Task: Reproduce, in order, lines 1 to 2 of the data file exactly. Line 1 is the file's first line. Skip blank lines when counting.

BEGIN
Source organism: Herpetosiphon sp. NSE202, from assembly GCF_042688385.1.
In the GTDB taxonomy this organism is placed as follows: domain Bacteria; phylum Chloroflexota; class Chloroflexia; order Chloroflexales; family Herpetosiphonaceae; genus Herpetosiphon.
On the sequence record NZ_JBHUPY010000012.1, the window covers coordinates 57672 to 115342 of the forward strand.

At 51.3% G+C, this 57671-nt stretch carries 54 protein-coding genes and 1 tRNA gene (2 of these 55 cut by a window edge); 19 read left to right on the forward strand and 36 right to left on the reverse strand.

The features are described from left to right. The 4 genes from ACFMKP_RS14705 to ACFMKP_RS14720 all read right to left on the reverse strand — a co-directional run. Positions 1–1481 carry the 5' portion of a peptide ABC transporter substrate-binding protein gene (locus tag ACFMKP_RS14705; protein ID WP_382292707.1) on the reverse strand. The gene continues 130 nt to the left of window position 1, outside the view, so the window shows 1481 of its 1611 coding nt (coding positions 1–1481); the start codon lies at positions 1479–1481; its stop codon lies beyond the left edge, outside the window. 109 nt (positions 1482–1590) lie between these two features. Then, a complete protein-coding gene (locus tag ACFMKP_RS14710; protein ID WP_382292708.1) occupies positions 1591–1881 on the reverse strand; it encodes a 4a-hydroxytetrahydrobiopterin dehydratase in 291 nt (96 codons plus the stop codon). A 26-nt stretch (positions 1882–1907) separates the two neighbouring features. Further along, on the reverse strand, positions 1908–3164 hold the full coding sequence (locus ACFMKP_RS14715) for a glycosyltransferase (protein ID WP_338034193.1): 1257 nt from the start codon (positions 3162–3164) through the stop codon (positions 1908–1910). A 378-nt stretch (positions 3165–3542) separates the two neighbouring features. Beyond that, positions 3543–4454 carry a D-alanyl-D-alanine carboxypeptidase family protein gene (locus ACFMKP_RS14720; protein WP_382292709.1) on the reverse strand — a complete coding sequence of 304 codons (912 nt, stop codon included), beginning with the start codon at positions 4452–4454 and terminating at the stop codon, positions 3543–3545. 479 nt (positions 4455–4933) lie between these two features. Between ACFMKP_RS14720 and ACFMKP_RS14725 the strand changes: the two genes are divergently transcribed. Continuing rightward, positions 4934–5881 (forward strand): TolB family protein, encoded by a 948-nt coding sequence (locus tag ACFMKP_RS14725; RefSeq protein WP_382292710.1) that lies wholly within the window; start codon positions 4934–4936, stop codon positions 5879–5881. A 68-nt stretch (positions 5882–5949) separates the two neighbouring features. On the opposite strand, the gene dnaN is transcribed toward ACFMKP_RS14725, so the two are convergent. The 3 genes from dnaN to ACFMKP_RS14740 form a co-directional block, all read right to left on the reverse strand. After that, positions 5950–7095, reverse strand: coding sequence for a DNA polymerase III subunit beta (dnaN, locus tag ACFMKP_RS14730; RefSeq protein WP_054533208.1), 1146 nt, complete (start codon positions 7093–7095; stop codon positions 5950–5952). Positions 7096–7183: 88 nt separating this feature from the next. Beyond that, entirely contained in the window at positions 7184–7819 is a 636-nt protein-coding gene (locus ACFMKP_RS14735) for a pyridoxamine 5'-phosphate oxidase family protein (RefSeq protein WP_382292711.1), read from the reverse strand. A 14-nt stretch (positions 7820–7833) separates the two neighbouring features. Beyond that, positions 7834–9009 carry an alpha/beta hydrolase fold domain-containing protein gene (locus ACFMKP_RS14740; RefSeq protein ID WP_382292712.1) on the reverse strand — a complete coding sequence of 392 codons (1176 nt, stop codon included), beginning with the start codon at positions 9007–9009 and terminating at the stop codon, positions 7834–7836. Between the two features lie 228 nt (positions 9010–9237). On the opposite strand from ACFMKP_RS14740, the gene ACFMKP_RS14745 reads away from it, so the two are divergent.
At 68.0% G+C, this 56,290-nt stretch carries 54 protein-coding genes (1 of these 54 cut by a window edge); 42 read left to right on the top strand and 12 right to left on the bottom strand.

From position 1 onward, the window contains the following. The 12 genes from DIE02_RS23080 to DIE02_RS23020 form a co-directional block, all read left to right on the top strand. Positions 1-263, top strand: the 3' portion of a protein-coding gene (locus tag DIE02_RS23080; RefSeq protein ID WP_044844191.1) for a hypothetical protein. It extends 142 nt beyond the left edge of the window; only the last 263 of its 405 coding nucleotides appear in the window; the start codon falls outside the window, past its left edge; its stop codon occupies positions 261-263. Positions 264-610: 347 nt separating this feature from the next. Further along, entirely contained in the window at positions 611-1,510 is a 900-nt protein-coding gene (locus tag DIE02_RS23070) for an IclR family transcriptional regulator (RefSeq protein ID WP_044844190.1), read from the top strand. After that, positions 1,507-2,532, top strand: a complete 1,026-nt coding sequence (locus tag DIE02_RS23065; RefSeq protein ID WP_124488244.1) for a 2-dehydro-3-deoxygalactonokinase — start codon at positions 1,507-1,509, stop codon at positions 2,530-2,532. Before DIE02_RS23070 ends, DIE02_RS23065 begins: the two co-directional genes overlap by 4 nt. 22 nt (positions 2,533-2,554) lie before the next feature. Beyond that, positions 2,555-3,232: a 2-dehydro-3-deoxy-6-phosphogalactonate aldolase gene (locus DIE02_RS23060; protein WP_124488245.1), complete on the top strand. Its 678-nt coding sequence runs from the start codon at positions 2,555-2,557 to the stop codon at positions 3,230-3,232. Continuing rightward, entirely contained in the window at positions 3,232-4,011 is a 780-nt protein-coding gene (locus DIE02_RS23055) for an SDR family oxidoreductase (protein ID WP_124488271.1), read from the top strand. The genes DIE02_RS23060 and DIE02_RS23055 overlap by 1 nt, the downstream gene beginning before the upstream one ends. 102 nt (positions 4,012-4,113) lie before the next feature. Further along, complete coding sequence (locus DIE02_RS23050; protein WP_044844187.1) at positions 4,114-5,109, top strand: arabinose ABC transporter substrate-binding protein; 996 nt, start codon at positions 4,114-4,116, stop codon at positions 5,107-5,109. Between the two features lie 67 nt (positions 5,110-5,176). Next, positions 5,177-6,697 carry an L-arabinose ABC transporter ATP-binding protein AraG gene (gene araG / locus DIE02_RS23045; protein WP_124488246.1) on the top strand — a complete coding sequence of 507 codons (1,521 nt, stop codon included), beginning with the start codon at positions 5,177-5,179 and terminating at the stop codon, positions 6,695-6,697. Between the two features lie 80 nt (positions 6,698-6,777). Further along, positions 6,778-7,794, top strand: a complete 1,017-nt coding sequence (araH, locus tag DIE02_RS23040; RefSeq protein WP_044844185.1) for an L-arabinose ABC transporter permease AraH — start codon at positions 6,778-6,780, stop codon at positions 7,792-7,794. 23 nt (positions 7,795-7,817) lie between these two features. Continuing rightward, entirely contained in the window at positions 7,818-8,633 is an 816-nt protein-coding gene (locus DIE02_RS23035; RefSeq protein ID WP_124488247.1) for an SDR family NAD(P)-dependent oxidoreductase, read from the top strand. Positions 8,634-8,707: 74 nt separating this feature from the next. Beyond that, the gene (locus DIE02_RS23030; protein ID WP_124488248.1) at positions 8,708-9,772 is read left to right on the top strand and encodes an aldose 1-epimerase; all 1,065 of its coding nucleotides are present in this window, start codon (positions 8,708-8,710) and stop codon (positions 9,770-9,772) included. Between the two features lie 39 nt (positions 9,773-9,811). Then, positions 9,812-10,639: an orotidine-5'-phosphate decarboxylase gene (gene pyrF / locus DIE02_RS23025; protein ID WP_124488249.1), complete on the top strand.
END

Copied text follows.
Source organism: Herpetosiphon sp. NSE202, from assembly GCF_042688385.1.
In the GTDB taxonomy this organism is placed as follows: domain Bacteria; phylum Chloroflexota; class Chloroflexia; order Chloroflexales; family Herpetosiphonaceae; genus Herpetosiphon.